From: "Rich Kollen" - firstname.lastname@example.org
Date: Friday, October 21, 2016
SOUTHERN CALIFORNIA FOOTBALL ASSOCIATION
2017 WEEKLY BULLETIN #8
As our teams move into the final weeks of the season, playoff spots and bowl games are on the line. During the last few weeks, we are experiencing an increase in late hits, personal fouls, and trash-talking after the play. This behavior only leads to additional game management issues for officials. Everyone should continue to enforce SCFA's zero-tolerance policy when a player's behavior warrants action. Coaches need to take action and support officials when they see their players push the limits of unsporting behavior. Coaches and AD's should address and discuss the zero-tolerance policy during their daily practices. Expecting officials to clean up this type of poor behavior each Saturday is unrealistic and unfair.
It happens every year. The ball person tells one of the officials, "this is the ball we use to kick," and shows him a ball marked with a "K." The officials correctly would not allow that ball to be used strictly as a kicking ball. It's hard to believe that this comes up before a week 6 game. Officials need to test and approve not more than six balls per team before each game. (Rule 1-3-2-a). Any of those balls can be used at any time. Teams may use only those balls during the game for any type of play. Coaches, be prepared that if you have a "kicking" ball, and the officials approve of the ball as meeting the specifications, your quarterback will likely have to use it for a scrimmage play.
Determining a late hit on a ball carrier running near the sideline is sometime a tough call. There are times when the ball carrier steps out of bounds but continues to run upfield. If the player's shoulders continue perpendicular to the sidelines, and he keeps running upfield, consider the possibility that the defense may not know the runner had stepped out of bounds. Please discuss at this week's pre-game. If he is out of bounds, officials need to whistle the ball dead.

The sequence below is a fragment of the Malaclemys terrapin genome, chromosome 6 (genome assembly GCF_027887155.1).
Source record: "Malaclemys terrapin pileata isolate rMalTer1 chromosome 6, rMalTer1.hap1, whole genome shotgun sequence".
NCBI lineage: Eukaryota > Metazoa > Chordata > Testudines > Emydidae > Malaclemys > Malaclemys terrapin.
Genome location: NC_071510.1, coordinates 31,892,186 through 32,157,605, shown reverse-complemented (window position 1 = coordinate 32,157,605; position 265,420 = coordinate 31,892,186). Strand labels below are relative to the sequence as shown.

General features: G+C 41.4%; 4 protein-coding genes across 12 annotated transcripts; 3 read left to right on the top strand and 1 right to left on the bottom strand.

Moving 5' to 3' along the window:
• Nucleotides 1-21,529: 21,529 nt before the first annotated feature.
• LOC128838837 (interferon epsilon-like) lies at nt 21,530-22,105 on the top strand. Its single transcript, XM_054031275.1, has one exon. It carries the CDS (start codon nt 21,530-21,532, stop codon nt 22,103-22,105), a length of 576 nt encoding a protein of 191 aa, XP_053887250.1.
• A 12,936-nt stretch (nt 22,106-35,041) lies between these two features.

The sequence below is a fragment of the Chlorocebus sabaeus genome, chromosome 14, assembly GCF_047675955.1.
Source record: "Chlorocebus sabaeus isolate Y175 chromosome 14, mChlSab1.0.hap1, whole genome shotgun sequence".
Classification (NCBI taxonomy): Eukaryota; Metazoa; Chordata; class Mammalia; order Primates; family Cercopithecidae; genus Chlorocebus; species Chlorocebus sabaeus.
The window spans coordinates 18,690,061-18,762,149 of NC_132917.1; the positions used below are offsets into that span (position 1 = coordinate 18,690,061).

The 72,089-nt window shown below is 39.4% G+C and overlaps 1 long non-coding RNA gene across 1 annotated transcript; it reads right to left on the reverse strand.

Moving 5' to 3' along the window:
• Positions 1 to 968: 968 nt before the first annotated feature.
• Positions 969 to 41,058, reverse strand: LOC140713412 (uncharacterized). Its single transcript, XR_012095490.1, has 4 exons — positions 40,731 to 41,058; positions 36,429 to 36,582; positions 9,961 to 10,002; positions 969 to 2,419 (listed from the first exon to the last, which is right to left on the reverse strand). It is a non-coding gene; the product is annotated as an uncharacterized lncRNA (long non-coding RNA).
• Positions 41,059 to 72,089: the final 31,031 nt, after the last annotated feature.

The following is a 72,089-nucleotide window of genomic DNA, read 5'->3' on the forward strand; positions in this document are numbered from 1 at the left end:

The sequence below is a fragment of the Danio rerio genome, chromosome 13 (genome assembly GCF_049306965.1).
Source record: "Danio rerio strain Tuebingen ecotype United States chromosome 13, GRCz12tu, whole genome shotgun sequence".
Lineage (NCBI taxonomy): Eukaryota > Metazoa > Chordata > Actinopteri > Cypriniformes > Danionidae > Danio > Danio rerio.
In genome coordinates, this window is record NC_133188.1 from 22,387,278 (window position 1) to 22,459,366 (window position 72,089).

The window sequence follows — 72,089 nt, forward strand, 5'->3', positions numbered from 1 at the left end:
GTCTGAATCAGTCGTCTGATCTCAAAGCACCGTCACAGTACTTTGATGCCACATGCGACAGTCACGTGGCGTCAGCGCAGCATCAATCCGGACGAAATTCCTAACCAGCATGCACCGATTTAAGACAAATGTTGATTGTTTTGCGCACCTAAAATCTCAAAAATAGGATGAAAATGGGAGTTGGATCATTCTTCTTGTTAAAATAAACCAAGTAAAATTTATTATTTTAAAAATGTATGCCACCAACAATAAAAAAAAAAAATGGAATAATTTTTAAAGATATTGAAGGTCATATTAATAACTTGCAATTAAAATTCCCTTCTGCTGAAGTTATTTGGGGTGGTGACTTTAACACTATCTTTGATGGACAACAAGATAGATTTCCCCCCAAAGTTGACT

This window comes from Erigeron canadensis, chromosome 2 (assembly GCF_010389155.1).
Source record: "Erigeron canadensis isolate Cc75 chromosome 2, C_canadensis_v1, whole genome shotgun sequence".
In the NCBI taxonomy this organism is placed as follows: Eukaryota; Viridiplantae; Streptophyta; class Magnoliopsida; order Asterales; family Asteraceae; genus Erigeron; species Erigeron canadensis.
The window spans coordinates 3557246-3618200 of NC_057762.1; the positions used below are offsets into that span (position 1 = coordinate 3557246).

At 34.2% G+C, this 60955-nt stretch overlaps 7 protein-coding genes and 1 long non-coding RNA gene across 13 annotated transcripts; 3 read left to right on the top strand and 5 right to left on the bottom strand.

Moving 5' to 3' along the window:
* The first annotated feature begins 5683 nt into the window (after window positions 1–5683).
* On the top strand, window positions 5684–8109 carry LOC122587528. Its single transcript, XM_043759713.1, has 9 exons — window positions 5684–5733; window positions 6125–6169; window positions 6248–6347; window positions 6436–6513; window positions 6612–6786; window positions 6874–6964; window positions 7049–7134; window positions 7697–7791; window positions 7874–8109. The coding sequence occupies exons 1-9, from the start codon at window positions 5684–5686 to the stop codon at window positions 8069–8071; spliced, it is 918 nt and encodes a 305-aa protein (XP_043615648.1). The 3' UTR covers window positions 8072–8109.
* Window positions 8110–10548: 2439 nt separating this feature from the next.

SCFA mechanics has an official watching each eligible receiver, called their "key." During plays where the key is not threatened, officials are instructed to come off their key and help officiate around the action. Any time another official calls a foul on or near your "key," it is YOUR responsibility to talk to that official. If it is your key, we should see you coming immediately to talk to the throwing official as soon as the ball is dead. Too many times, newer officials respond that they were watching their key and did not see anything, but didn't talk to the throwing official. It is frustrating to see incorrect calls made when someone could have stepped up to help get the call correct.
We had a situation last weekend where an inexperienced down box person changed the down, confusing the officials and teams. All of our games have an experienced stat person recording every down in a computer program. The Referee correctly used the field telephone to communicate with the stat person in the press box to resolve the problem. That was an excellent job getting the call correct. That said, let's not allow ourselves to forget the down. Seven officials should know the down.